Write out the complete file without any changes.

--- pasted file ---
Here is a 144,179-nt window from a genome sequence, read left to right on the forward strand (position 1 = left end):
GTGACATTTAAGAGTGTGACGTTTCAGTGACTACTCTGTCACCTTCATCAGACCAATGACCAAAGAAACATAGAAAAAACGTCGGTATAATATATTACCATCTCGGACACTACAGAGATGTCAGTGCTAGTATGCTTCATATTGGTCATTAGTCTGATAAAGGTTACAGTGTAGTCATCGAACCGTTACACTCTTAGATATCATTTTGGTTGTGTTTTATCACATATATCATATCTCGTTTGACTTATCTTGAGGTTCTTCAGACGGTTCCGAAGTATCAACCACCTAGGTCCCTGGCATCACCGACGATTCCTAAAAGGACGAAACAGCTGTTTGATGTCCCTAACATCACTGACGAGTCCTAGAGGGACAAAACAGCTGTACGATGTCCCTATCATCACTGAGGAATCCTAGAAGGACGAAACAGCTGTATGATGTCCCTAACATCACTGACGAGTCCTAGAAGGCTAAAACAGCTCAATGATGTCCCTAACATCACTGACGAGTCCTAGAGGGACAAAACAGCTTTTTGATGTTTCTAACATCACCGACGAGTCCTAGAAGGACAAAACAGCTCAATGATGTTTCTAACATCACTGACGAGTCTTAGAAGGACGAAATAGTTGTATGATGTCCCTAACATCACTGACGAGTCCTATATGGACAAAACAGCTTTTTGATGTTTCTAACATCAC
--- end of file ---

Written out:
Here is a 144,179-nt window from a genome sequence, read left to right on the forward strand (position 1 = left end):
GTGACATTTAAGAGTGTGACGTTTCAGTGACTACTCTGTCACCTTCATCAGACCAATGACCAAAGAAACATAGAAAAAACGTCGGTATAATATATTACCATCTCGGACACTACAGAGATGTCAGTGCTAGTATGCTTCATATTGGTCATTAGTCTGATAAAGGTTACAGTGTAGTCATCGAACCGTTACACTCTTAGATATCATTTTGGTTGTGTTTTATCACATATATCATATCTCGTTTGACTTATCTTGAGGTTCTTCAGACGGTTCCGAAGTATCAACCACCTAGGTCCCTGGCATCACCGACGATTCCTAAAAGGACGAAACAGCTGTTTGATGTCCCTAACATCACTGACGAGTCCTAGAGGGACAAAACAGCTGTACGATGTCCCTATCATCACTGAGGAATCCTAGAAGGACGAAACAGCTGTATGATGTCCCTAACATCACTGACGAGTCCTAGAAGGCTAAAACAGCTCAATGATGTCCCTAACATCACTGACGAGTCCTAGAGGGACAAAACAGCTTTTTGATGTTTCTAACATCACCGACGAGTCCTAGAAGGACAAAACAGCTCAATGATGTTTCTAACATCACTGACGAGTCTTAGAAGGACGAAATAGTTGTATGATGTCCCTAACATCACTGACGAGTCCTATATGGACAAAACAGCTTTTTGATGTTTCTAACATCAC